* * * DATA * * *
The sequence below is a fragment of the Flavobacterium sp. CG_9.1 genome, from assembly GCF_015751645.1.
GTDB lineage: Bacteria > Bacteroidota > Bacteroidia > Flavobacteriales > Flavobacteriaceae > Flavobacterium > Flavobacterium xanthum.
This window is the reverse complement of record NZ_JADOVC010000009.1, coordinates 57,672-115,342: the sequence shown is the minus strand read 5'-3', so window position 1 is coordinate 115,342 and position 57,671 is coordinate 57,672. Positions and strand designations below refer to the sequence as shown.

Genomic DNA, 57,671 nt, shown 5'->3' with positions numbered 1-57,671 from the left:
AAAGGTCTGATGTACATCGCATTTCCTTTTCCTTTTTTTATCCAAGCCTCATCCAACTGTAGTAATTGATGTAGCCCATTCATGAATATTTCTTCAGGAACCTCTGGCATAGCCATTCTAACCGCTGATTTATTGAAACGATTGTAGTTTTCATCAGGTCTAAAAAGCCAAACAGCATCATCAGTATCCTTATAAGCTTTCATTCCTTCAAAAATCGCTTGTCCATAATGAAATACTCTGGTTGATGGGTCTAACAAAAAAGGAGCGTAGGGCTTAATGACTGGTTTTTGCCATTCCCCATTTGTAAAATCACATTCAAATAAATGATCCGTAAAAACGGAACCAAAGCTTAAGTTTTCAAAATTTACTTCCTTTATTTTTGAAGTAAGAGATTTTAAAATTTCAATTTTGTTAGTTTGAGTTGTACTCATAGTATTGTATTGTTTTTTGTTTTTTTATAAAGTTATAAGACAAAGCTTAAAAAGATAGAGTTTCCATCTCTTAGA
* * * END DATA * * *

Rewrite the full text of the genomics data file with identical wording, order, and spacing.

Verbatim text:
The sequence below is a fragment of the Flavobacterium sp. CG_9.1 genome, from assembly GCF_015751645.1.
GTDB lineage: Bacteria > Bacteroidota > Bacteroidia > Flavobacteriales > Flavobacteriaceae > Flavobacterium > Flavobacterium xanthum.
This window is the reverse complement of record NZ_JADOVC010000009.1, coordinates 57,672-115,342: the sequence shown is the minus strand read 5'-3', so window position 1 is coordinate 115,342 and position 57,671 is coordinate 57,672. Positions and strand designations below refer to the sequence as shown.

Genomic DNA, 57,671 nt, shown 5'->3' with positions numbered 1-57,671 from the left:
AAAGGTCTGATGTACATCGCATTTCCTTTTCCTTTTTTTATCCAAGCCTCATCCAACTGTAGTAATTGATGTAGCCCATTCATGAATATTTCTTCAGGAACCTCTGGCATAGCCATTCTAACCGCTGATTTATTGAAACGATTGTAGTTTTCATCAGGTCTAAAAAGCCAAACAGCATCATCAGTATCCTTATAAGCTTTCATTCCTTCAAAAATCGCTTGTCCATAATGAAATACTCTGGTTGATGGGTCTAACAAAAAAGGAGCGTAGGGCTTAATGACTGGTTTTTGCCATTCCCCATTTGTAAAATCACATTCAAATAAATGATCCGTAAAAACGGAACCAAAGCTTAAGTTTTCAAAATTTACTTCCTTTATTTTTGAAGTAAGAGATTTTAAAATTTCAATTTTGTTAGTTTGAGTTGTACTCATAGTATTGTATTGTTTTTTGTTTTTTTATAAAGTTATAAGACAAAGCTTAAAAAGATAGAGTTTCCATCTCTTAGA